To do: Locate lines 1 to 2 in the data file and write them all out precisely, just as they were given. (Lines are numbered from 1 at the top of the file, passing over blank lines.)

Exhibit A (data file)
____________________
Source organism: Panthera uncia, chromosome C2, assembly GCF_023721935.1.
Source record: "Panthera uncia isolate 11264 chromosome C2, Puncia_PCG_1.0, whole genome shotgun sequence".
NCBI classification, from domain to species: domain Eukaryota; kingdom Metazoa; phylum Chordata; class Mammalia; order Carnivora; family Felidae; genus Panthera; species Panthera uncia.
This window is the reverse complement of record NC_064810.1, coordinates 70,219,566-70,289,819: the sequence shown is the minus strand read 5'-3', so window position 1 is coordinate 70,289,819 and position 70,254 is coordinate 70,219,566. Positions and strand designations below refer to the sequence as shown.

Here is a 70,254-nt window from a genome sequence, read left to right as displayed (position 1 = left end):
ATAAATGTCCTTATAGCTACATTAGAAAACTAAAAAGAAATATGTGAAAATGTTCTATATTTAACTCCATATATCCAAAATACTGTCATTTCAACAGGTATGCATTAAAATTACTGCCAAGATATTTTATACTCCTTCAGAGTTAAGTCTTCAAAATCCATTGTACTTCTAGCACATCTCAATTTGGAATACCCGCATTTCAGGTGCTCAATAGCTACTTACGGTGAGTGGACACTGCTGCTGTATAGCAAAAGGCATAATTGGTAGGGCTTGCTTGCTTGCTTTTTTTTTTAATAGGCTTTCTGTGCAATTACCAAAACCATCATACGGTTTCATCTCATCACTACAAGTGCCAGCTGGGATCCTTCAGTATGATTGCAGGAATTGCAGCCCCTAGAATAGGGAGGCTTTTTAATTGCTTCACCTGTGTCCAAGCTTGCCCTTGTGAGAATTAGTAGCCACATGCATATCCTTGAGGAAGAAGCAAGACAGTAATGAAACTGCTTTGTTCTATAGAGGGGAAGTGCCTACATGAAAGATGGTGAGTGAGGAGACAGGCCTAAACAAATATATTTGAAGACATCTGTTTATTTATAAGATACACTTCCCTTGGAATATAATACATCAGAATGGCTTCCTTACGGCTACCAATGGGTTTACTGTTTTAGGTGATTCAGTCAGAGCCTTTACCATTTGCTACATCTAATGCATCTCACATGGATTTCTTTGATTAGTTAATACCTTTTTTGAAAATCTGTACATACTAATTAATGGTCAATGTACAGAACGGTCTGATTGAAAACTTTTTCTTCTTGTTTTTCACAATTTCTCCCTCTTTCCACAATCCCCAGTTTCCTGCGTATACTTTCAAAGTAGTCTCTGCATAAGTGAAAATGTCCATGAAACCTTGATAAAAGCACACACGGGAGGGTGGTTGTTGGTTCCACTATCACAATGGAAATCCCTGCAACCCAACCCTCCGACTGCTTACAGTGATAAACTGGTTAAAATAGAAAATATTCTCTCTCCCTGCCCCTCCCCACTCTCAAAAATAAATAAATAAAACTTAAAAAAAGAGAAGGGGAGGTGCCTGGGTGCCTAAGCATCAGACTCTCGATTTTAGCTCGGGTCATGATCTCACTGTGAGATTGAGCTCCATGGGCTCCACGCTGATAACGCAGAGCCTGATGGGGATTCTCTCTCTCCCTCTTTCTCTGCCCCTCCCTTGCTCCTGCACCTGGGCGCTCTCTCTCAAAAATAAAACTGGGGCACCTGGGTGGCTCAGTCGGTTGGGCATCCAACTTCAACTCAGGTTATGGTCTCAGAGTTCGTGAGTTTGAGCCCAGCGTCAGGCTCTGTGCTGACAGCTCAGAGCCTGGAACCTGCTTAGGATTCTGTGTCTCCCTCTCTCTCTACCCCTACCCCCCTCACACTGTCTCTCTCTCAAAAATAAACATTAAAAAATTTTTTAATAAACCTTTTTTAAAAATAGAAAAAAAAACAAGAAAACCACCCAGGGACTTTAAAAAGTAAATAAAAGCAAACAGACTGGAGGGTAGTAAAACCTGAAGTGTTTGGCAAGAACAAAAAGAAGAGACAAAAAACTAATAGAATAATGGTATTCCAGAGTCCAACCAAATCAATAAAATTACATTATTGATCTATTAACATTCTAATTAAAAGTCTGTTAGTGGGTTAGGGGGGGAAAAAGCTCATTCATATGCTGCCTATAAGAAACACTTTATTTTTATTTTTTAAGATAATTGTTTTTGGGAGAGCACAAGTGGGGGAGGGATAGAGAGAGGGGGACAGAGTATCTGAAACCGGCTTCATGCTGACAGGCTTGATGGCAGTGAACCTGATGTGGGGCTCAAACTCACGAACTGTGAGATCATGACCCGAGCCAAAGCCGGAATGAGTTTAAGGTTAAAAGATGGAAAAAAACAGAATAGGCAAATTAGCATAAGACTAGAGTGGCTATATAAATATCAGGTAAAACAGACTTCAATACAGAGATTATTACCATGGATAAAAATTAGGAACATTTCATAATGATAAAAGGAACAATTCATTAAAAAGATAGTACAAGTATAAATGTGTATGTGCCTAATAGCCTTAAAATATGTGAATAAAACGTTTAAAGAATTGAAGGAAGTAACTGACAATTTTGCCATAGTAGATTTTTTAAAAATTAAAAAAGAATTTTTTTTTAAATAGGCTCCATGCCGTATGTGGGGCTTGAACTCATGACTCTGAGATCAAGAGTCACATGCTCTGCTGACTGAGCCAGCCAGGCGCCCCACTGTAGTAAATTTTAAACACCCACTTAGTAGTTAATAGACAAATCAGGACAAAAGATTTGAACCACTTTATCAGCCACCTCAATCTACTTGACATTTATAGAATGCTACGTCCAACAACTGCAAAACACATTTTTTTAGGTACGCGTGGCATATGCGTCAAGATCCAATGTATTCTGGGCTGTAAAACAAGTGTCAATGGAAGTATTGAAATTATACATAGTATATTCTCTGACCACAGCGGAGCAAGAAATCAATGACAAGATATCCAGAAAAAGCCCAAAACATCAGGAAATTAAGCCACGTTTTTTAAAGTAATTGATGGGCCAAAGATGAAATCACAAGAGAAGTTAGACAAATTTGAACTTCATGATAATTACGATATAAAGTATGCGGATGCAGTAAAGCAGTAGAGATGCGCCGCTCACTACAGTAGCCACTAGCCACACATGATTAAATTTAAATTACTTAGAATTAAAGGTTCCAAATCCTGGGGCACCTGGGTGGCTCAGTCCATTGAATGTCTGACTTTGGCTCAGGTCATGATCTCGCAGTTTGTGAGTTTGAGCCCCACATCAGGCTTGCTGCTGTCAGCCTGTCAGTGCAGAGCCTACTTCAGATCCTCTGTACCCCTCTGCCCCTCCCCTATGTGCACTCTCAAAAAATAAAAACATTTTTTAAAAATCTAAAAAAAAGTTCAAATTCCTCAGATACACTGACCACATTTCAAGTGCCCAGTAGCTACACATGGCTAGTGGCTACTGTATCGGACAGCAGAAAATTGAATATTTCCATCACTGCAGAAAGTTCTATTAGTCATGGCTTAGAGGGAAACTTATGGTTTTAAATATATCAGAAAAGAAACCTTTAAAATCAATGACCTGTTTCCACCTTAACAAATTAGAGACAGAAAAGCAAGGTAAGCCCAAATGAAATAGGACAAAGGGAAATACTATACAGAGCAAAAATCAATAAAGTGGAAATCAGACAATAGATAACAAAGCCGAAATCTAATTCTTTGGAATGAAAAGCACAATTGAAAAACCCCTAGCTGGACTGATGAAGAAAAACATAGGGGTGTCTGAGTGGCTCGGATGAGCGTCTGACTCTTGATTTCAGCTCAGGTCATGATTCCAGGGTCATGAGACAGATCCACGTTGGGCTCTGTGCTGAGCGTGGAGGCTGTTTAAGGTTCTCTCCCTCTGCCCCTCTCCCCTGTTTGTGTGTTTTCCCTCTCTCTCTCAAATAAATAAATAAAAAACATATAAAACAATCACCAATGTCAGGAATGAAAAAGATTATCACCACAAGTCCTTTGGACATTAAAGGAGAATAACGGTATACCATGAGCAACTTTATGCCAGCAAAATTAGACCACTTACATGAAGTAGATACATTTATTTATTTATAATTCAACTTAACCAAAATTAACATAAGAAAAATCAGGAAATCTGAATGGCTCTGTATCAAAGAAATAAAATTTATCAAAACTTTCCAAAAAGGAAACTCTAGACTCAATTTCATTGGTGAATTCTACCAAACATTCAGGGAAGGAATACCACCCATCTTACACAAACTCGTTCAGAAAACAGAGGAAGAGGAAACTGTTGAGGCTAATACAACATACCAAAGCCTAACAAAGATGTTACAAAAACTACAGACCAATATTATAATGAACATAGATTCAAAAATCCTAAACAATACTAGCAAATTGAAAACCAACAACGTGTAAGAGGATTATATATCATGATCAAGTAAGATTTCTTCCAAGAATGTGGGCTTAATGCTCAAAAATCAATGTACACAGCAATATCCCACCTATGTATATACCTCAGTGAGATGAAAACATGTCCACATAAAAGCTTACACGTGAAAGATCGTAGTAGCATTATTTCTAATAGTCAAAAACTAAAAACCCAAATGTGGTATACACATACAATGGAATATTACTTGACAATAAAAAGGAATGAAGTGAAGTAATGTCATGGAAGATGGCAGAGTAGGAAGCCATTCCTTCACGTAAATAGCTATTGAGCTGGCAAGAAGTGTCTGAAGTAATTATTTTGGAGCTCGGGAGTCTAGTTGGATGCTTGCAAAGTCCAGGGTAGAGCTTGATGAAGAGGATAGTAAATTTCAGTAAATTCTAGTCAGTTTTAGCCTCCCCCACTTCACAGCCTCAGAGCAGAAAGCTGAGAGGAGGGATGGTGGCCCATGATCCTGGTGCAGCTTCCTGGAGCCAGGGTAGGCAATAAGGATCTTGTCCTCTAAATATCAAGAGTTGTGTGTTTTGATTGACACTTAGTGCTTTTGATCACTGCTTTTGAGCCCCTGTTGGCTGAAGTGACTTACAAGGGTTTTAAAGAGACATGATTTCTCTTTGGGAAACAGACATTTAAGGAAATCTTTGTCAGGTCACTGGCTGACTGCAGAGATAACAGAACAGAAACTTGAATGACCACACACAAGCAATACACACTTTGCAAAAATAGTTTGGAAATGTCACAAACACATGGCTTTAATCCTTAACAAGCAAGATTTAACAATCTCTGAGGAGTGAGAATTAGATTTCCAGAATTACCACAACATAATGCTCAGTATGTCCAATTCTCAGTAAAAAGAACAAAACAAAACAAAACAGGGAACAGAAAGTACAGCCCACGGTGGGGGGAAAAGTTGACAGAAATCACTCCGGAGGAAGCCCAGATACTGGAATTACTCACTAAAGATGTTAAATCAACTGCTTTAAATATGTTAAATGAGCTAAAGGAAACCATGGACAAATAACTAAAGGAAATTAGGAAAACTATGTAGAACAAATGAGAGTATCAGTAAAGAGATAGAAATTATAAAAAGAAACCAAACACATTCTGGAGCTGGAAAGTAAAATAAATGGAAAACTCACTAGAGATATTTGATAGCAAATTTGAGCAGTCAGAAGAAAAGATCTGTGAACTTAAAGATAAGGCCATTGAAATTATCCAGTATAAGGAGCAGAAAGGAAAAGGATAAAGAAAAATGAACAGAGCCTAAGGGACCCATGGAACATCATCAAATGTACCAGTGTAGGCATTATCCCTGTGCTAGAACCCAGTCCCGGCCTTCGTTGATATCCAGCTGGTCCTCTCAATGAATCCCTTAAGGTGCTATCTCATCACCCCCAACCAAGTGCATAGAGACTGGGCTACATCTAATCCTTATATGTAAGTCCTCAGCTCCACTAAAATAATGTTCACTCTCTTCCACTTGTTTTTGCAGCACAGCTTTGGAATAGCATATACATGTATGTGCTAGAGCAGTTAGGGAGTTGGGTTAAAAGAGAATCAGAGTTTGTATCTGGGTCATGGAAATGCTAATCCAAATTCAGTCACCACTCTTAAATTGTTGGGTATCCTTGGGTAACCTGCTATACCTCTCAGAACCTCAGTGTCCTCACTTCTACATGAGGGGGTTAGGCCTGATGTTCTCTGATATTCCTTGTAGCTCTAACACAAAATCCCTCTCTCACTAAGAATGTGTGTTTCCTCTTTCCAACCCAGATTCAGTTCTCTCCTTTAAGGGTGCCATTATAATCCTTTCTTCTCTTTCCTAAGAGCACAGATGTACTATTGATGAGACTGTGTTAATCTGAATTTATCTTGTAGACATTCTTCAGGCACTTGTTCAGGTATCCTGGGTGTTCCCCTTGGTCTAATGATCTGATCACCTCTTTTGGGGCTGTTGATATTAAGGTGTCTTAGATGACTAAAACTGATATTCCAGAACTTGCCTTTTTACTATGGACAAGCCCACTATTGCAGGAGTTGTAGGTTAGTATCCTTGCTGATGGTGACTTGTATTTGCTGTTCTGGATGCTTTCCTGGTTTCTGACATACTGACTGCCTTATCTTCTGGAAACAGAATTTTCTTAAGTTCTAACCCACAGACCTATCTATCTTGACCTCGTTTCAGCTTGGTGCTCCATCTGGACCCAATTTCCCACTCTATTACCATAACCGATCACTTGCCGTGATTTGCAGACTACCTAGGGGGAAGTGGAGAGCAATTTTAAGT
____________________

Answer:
Source organism: Panthera uncia, chromosome C2, assembly GCF_023721935.1.
Source record: "Panthera uncia isolate 11264 chromosome C2, Puncia_PCG_1.0, whole genome shotgun sequence".